Personally, I don’t care; but I can understand that some may feel a sense of violation from complete strangers getting inside their home, virtually, and impinge on their perceived privacy.
I can understand how it be perceived to conflict with the ‘my home is my castle’ mindset.
Any vaguely competent thief can work out the layout of the house from the outside. The valuables which are portable, the stuff those thieves want, that may be visible in such images are not there any more. The new owner may change the purpose and content of rooms so such images may be completely misleading. The new owner and their actions that may deserve privacy are not in these images. The walls and the halls and the bolted on artefacts have no right to privacy.
That bill would require all those who walked through out of curiosity or who had some intent to buy to surrender the pictures that they took as well. Of course that vaguely competent thief would have copied the layout from the real estate web site before it was taken down so they would have to be hunted down to get it back.
I can see a whole new branch of law enforcement being set up to deal with this problem. Under the user-pays principle a levy on the purchaser, the beneficiary of the scheme, would be required. Fairness requires them to have to right to opt out and save the levy. How many would discover that it really doesn’t matter so much?
There is much more serious debate required on this topic that I had imagined.
Apologies to anyone who took the full comment as support for change.
It’s relevant in the context of ‘the right to be forgotten’ assuming, the content is personal. Where as individuals the line between personal and public is drawn varies. Is the colour and decorating style I used for the lounge room something I would share publicly in a post or pic? It’s a shade of pale sky blue and I don’t particularly like it. Perhaps popular in the 20’s/30’s or …?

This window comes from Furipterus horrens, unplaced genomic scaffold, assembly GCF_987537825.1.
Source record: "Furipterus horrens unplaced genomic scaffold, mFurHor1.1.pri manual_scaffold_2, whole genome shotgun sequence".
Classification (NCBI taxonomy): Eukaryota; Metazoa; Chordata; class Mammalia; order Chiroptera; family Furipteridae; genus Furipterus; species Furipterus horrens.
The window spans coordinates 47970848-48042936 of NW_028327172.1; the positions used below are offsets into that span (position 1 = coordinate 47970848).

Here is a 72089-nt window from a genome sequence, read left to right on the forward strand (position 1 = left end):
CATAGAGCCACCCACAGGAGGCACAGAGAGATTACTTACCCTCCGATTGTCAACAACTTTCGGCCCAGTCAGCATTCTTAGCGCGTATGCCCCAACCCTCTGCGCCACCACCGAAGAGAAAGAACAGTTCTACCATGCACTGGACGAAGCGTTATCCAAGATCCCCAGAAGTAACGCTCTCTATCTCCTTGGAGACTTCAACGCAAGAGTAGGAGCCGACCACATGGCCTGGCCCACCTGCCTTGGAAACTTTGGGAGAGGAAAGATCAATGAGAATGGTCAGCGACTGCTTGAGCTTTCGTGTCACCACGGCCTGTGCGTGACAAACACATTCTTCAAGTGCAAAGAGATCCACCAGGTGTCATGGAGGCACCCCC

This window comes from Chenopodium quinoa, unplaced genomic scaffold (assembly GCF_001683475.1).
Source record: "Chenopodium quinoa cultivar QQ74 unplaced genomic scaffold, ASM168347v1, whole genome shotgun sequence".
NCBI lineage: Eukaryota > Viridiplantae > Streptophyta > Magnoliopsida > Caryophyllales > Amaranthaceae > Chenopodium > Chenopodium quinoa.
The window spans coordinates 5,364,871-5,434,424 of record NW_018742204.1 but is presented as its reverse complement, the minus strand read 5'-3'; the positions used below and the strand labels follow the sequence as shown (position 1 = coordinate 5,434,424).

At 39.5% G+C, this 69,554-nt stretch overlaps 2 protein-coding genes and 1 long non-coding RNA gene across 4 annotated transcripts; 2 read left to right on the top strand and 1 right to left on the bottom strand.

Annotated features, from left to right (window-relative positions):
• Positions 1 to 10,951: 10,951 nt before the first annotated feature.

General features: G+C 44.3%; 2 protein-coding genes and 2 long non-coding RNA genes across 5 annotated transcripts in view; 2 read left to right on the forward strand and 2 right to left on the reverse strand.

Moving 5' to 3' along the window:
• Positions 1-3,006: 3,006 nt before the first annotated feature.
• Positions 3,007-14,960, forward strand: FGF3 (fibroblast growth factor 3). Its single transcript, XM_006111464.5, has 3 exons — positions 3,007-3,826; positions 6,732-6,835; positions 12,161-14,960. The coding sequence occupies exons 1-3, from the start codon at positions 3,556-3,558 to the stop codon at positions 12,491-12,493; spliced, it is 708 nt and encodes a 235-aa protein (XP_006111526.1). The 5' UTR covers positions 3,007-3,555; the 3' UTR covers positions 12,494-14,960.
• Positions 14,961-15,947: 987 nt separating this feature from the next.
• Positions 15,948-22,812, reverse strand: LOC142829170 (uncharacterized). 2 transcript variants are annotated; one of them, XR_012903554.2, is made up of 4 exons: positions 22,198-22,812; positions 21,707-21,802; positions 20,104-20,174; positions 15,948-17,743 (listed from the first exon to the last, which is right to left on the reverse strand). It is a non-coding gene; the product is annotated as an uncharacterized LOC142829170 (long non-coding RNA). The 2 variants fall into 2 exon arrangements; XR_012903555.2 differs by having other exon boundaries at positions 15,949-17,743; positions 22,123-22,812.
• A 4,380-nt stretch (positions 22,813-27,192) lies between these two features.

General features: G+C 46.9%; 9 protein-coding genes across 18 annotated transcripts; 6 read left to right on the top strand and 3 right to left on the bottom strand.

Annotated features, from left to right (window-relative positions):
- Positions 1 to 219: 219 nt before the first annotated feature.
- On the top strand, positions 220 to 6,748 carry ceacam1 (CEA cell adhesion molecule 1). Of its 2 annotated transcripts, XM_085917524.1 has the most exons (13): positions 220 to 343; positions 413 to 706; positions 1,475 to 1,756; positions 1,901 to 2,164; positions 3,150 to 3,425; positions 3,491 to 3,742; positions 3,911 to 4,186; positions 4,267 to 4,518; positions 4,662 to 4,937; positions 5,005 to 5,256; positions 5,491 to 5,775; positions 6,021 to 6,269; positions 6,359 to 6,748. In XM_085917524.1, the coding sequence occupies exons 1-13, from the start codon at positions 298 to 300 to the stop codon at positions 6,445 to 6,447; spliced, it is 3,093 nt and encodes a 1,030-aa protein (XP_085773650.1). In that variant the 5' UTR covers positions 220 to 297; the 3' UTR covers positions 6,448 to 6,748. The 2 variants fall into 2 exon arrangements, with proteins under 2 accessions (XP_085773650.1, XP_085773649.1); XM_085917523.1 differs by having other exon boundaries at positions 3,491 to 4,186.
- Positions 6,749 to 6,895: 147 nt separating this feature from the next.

The alternate view point already expressed well by others is the marketing pics show what is inside those walls, including the property of the seller at that time. It’s not likely the same under the new owner? Unless perhaps if one is purchasing the home and contents for the included style and furnishings. Some such purchasers may see the shared images as reflective of their personality, and happy to share.
We’re all different in what defines our personal comfort zone.
It would seem a small ask to have the marketing material removed from online publication after sale. However as others have suggested it is unlikely to remove all sources of the content.
The challenge remains the benefits real or imaginary to the industry in building more detailed data bases of individual properties. Whether for sale or not. Whether available to the public for free or within the industry fee for service.
Have a relative on single pension, renting a small unit, refusing to allow the Agent to take any photos during inspections. She has been assured only the Agent and (selected photos only) the owner get to see them, but continued to refuse. Has caused difficulty with describing repairs and condition. Refused to allow tradesmen to photograph the stove, air-con etc. as the easiest way to identify the make/model, parts required etc. She’s convinced someone will see them and break in to steal her worthless gear. So the rent went up as she refused access for tradesmen.
The owner sold, but as all 6 units are the same, he had photos of one on the website and site photos which included the exterior of hers. He now wants access to upgrade her air-con and repair stove, replace carpet etc. You can push privacy too far, where even the owner isn’t allowed to look.